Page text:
If it also necessary to collect results from the nodes to the Master in a dynamic fashion, then a user-supplied third routine with 2 arguments, the "Result Collection routine" is required.

Details about these routines and their interfaces can be found in the DMSM manual.

6. Can I run parallel programs from inside this parallel library ?

Yes. It is possible to set the number of threads per MPI process to 1 and reduce the model to a simple MPI Master-Slave model, while still use multiple OpenMP threads for each individual job to be executed in parallel. As a result, many OpenMP parallel jobs may be executed simultaneously on multiple slave nodes. However, no computations can be performed on the Master node in this model. 

You can also use this library, reduced to the pure MPI Master-Slave Model, to distribute independent MPI program runs to the nodes of a cluster. This implies that MPI is used on two different levels: one to communicate program runs and the corresponding data to the nodes, and another to execute individual jobs on the nodes. The latter are usually considerably more communication intensive than the former, and therefore the shared-memory structure of a single node is desirable. The library supplies additional functions to generate the required communicators and to run this type of model.

For details, please consult the manual.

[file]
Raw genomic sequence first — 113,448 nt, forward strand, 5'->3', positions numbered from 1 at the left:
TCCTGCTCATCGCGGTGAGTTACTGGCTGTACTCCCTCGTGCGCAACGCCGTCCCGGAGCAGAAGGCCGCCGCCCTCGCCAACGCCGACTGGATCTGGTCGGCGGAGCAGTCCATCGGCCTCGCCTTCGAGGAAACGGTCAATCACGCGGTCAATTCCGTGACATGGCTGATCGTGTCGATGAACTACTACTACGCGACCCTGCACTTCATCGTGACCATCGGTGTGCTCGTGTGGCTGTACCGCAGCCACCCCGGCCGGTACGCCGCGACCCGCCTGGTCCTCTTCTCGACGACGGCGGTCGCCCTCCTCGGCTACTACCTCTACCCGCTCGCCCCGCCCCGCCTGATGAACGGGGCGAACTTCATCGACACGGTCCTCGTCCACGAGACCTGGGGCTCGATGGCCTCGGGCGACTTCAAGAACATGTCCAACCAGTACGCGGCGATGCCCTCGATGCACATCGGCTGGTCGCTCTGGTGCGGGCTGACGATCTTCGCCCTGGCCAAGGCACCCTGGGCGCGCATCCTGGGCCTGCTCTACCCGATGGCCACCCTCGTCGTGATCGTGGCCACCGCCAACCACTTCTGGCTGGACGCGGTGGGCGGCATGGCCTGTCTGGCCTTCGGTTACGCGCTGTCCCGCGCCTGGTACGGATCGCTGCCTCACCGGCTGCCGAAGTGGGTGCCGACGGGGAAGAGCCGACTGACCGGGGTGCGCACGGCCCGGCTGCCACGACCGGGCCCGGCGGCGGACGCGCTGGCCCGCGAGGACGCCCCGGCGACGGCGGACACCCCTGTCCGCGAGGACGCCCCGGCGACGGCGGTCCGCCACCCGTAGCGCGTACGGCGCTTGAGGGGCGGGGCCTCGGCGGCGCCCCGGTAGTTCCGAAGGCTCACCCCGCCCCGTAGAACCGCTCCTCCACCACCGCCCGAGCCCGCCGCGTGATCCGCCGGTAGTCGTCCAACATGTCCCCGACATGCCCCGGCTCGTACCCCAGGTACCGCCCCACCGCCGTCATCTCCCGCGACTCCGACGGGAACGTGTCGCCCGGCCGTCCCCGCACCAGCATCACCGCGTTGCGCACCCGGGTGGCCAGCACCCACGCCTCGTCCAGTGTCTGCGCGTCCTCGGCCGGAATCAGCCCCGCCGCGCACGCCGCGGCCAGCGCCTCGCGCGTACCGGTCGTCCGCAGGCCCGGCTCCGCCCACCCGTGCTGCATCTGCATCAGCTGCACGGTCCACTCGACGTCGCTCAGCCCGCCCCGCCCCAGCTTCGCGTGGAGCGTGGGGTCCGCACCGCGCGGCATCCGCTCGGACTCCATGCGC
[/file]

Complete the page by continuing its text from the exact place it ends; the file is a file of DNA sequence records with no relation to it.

7. Where can I get more details ?

Yes. It is possible to set the number of threads per MPI process to 1 and reduce the model to a simple MPI Master-Slave model, while still use multiple OpenMP threads for each individual job to be executed in parallel. As a result, many OpenMP parallel jobs may be executed simultaneously on multiple slave nodes. However, no computations can be performed on the Master node in this model. 

You can also use this library, reduced to the pure MPI Master-Slave Model, to distribute independent MPI program runs to the nodes of a cluster. This implies that MPI is used on two different levels: one to communicate program runs and the corresponding data to the nodes, and another to execute individual jobs on the nodes. The latter are usually considerably more communication intensive than the former, and therefore the shared-memory structure of a single node is desirable. The library supplies additional functions to generate the required communicators and to run this type of model.

For details, please consult the manual.

There are currently no posts in this category.